Just feelin’ the need to make a brief statement here, having contemplated it while listening to the radio on the way to put a few hours of work in on a Sunday - joy.
I have never been a U2 guy - in my parlance, I respect 'em more than I listen to 'em. The one exception is Achtung Baby, which to me is the big hook that hauled them up to the Pantheon, since it blew open their breadth and showed they had more places to go, even with a somewhat limited rhythm section.
Anyway, so while I am not Mr. U2, I listen to them hard and respect them. And listening so that “rule the world” song by Coldplay on the way up, it was so obvious why any comparisons between the two bands were ludicrous, and why, to my ear, Coldplay will never be a, well, rocking band. They have no Edge - in this case, I mean a legitimate guitar hero player who gives their overall sound access to actual rock n’ roll. The Edge may have created his own sound and be more sonic landscape vs. a shredding lead-frontman kinda guy, but his voice is the dominant one in U2’s music - heck, even with a bass-led song like Two Hearts Beat As One, the guitar’s supporting part is what identifies it as U2 before Bono kicks in.
You listen to Coldplay - you got nuthin’ - no harder-edged tone to counterbalance the earnest melodies and ideas Chris Martin is selling. When Bono sells, he has some thunder behind him - The Edge’s playing anchors Bono’s ambitions with both a cooler intelligence and a much harder, well, edge. Sunday Bloody Sunday is a gentle plea if The Edge can’t match Bono’s lofty ideals with a powerful riff.
That is all - just had to get that out there…YMMV and all that.
No worries - like I said, I am not a big fan; and if you want to argue that when U2 are just phoning it in, they churn out songs with 1-string riffs built-up with delays - fine by me. But it is an established sound, created and branded by Dave Evans/The Edge, and those simple riffs can be used to get a hard edge. It may be simplistic to your classically-trained ear, and deservedly so - it sometimes grinds my blue-based guitar-loving side to listen - but it is effective. ***I Will Follow ***rocks, QED IMHO YMMV:D;)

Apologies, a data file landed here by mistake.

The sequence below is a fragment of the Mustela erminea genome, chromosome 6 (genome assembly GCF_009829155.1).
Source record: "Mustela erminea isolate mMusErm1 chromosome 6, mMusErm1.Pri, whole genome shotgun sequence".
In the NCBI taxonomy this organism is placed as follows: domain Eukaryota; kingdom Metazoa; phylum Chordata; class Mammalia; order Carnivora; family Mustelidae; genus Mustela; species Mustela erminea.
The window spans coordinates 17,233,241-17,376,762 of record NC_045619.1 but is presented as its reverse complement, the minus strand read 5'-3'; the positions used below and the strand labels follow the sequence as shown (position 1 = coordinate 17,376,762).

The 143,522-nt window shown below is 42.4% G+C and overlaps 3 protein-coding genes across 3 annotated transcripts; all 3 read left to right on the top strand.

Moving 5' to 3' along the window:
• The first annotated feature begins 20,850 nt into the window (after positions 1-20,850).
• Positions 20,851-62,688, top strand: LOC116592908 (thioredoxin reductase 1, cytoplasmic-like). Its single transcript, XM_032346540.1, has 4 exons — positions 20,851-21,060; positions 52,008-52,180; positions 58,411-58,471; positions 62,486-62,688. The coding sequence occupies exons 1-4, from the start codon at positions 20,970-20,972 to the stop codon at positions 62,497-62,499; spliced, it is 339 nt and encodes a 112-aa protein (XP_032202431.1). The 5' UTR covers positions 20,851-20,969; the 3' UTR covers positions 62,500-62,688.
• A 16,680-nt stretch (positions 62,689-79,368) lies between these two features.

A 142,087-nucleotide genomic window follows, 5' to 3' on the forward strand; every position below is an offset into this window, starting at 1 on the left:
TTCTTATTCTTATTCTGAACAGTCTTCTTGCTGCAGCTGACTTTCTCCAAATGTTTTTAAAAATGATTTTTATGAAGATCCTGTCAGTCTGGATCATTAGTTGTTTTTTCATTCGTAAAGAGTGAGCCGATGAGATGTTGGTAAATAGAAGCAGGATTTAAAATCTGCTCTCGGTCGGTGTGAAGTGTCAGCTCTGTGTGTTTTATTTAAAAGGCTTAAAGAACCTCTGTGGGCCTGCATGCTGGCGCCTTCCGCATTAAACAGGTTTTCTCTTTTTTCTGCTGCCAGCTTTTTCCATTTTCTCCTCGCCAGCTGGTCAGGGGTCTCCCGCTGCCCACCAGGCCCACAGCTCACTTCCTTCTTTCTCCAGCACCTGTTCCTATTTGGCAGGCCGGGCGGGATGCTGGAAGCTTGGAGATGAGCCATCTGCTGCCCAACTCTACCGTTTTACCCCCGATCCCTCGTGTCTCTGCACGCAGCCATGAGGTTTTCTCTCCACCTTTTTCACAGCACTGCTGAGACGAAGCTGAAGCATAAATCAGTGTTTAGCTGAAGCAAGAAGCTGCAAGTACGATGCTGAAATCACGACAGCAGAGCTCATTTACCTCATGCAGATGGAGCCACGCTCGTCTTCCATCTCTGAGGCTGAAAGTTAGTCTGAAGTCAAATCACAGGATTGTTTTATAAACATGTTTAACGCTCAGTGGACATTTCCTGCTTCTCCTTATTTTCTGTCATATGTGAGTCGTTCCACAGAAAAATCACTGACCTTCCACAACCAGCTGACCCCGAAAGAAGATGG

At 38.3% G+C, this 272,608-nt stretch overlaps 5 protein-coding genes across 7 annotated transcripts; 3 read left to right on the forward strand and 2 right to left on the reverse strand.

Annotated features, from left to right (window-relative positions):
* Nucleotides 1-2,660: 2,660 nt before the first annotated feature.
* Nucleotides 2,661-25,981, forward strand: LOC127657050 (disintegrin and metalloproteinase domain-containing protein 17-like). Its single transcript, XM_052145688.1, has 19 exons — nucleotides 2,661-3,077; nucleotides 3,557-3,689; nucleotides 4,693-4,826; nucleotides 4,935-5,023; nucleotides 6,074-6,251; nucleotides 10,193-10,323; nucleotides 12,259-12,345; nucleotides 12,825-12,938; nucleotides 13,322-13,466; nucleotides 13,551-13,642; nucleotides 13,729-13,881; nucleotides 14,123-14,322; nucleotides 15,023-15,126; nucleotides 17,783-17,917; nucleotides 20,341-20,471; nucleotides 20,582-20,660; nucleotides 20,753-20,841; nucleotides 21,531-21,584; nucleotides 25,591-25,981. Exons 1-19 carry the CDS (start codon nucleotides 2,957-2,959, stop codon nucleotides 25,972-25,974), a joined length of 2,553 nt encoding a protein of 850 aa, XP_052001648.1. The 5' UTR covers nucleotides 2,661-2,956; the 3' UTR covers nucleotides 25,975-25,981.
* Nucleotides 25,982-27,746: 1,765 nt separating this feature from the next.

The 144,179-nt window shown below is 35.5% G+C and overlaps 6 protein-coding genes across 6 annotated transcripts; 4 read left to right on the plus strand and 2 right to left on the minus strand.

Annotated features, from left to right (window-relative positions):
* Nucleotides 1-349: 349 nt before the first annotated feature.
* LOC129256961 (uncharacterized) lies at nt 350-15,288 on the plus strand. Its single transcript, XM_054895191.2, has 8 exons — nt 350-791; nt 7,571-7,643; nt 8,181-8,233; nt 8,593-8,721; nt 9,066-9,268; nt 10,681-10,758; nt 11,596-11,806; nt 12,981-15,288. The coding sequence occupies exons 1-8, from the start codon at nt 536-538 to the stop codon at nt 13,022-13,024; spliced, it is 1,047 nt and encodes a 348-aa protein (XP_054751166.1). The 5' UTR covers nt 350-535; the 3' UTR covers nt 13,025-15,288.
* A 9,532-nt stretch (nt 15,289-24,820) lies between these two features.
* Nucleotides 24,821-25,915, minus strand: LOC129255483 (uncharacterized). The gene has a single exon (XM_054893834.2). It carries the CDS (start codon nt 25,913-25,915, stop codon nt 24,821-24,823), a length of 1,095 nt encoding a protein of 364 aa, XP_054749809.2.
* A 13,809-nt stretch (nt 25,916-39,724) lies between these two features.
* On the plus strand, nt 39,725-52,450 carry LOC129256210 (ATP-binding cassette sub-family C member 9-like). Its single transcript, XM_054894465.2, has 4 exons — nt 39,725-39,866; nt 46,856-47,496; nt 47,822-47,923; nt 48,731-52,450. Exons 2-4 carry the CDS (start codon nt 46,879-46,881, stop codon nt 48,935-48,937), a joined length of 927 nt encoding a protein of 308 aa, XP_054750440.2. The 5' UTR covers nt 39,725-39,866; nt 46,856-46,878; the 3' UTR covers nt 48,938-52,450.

I’ll tell you why I can never take them seriously. I heard that Rule The World song for the first time a couple weeks ago. Someone had put it to a really cool mountain biking video on Youtube. A few days later it was still stuck in my head so I needed to hear it again, and I looked up the official video. The singer is SUCH. A SPASTIC. DOUCHE. He was wiggling around all bug-eyed in the camera and doing some weird standing backstroke thing and basically just making Joe Cocker look normal. It took a song that I had a borderline reverence for after only one listen and made a complete mockery of it.
I bounced around Wikipedia looking for similar music (with that kind of orchestral rock sound) and ended up with The Beach Boys’ Pet Sounds, which really sounds nothing alike at all, but is pretty good.
Oh, **GorillaMan **- dude! You are preaching to the choir. What a badass! Thank you for that link.
I think we’re gonna agree to disagree on The Edge. Watching him live, he may not be showing technical prowess over the mechanics of the string instrument, like your blues master or a Paganini, but the ability to create and control those multiple layers of sound that he generates is hard in its own way and worthy of respect, IMHO. And he is serving a somewhat different purpose - he is not trying to be a violin, he is trying to be the string section. He manipulates a guitar-driven Wall of Sound approach. There aren’t many Guitar Heroes who earn their way to Godhood via the Sonic Landscape approach - Andy Summers of the Police, Tom Morello of Rage Against the Machine and Steve Stevens with Billy Idol come to mind - but The Edge is among them. As a player, he is not one of my influences or idols, but I give him respect.